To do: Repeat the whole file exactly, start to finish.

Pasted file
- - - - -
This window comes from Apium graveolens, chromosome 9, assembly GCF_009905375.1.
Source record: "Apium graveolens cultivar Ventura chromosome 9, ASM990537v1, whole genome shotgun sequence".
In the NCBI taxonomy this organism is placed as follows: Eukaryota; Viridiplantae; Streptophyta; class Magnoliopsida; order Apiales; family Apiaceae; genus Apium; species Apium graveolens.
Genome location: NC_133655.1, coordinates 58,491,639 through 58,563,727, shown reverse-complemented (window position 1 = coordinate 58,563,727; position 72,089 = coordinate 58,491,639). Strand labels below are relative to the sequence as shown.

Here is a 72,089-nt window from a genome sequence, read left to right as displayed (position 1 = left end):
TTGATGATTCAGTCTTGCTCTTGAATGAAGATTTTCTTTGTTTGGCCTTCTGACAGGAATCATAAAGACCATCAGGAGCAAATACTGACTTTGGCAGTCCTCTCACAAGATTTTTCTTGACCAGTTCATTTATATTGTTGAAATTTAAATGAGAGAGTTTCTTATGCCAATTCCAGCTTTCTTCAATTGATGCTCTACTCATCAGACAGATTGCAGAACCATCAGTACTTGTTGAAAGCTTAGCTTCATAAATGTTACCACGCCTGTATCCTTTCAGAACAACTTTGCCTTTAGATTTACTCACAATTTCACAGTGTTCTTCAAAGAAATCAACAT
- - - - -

This window comes from Apium graveolens, chromosome 9, assembly GCF_009905375.1.
Source record: "Apium graveolens cultivar Ventura chromosome 9, ASM990537v1, whole genome shotgun sequence".
In the NCBI taxonomy this organism is placed as follows: Eukaryota; Viridiplantae; Streptophyta; class Magnoliopsida; order Apiales; family Apiaceae; genus Apium; species Apium graveolens.
Genome location: NC_133655.1, coordinates 58,491,639 through 58,563,727, shown reverse-complemented (window position 1 = coordinate 58,563,727; position 72,089 = coordinate 58,491,639). Strand labels below are relative to the sequence as shown.

Here is a 72,089-nt window from a genome sequence, read left to right as displayed (position 1 = left end):
TTGATGATTCAGTCTTGCTCTTGAATGAAGATTTTCTTTGTTTGGCCTTCTGACAGGAATCATAAAGACCATCAGGAGCAAATACTGACTTTGGCAGTCCTCTCACAAGATTTTTCTTGACCAGTTCATTTATATTGTTGAAATTTAAATGAGAGAGTTTCTTATGCCAATTCCAGCTTTCTTCAATTGATGCTCTACTCATCAGACAGATTGCAGAACCATCAGTACTTGTTGAAAGCTTAGCTTCATAAATGTTACCACGCCTGTATCCTTTCAGAACAACTTTGCCTTTAGATTTACTCACAATTTCACAGTGTTCTTCAAAGAAATCAACAT